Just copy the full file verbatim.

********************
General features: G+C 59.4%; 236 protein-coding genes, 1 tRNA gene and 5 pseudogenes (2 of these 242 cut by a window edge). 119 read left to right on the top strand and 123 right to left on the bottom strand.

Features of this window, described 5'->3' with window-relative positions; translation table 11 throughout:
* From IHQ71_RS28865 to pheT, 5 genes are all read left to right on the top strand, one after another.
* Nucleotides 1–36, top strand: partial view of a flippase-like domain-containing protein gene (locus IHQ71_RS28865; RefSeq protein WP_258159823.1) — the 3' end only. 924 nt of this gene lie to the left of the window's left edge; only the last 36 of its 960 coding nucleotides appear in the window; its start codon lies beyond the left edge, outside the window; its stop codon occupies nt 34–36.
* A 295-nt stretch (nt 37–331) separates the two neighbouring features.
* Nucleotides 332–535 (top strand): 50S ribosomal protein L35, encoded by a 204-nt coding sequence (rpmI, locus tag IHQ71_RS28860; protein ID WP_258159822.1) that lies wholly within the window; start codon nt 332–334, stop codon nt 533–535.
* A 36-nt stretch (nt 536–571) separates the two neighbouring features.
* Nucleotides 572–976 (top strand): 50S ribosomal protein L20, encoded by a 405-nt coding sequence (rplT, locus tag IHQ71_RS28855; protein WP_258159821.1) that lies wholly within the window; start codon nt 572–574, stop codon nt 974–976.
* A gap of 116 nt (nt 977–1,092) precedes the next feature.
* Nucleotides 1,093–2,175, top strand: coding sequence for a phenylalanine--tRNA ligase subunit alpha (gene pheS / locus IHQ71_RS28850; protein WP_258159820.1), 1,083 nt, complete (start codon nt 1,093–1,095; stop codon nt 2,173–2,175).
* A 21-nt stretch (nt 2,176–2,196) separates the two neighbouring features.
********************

General features: G+C 59.4%; 236 protein-coding genes, 1 tRNA gene and 5 pseudogenes (2 of these 242 cut by a window edge). 119 read left to right on the top strand and 123 right to left on the bottom strand.

Features of this window, described 5'->3' with window-relative positions; translation table 11 throughout:
* From IHQ71_RS28865 to pheT, 5 genes are all read left to right on the top strand, one after another.
* Nucleotides 1–36, top strand: partial view of a flippase-like domain-containing protein gene (locus IHQ71_RS28865; RefSeq protein WP_258159823.1) — the 3' end only. 924 nt of this gene lie to the left of the window's left edge; only the last 36 of its 960 coding nucleotides appear in the window; its start codon lies beyond the left edge, outside the window; its stop codon occupies nt 34–36.
* A 295-nt stretch (nt 37–331) separates the two neighbouring features.
* Nucleotides 332–535 (top strand): 50S ribosomal protein L35, encoded by a 204-nt coding sequence (rpmI, locus tag IHQ71_RS28860; protein ID WP_258159822.1) that lies wholly within the window; start codon nt 332–334, stop codon nt 533–535.
* A 36-nt stretch (nt 536–571) separates the two neighbouring features.
* Nucleotides 572–976 (top strand): 50S ribosomal protein L20, encoded by a 405-nt coding sequence (rplT, locus tag IHQ71_RS28855; protein WP_258159821.1) that lies wholly within the window; start codon nt 572–574, stop codon nt 974–976.
* A gap of 116 nt (nt 977–1,092) precedes the next feature.
* Nucleotides 1,093–2,175, top strand: coding sequence for a phenylalanine--tRNA ligase subunit alpha (gene pheS / locus IHQ71_RS28850; protein WP_258159820.1), 1,083 nt, complete (start codon nt 1,093–1,095; stop codon nt 2,173–2,175).
* A 21-nt stretch (nt 2,176–2,196) separates the two neighbouring features.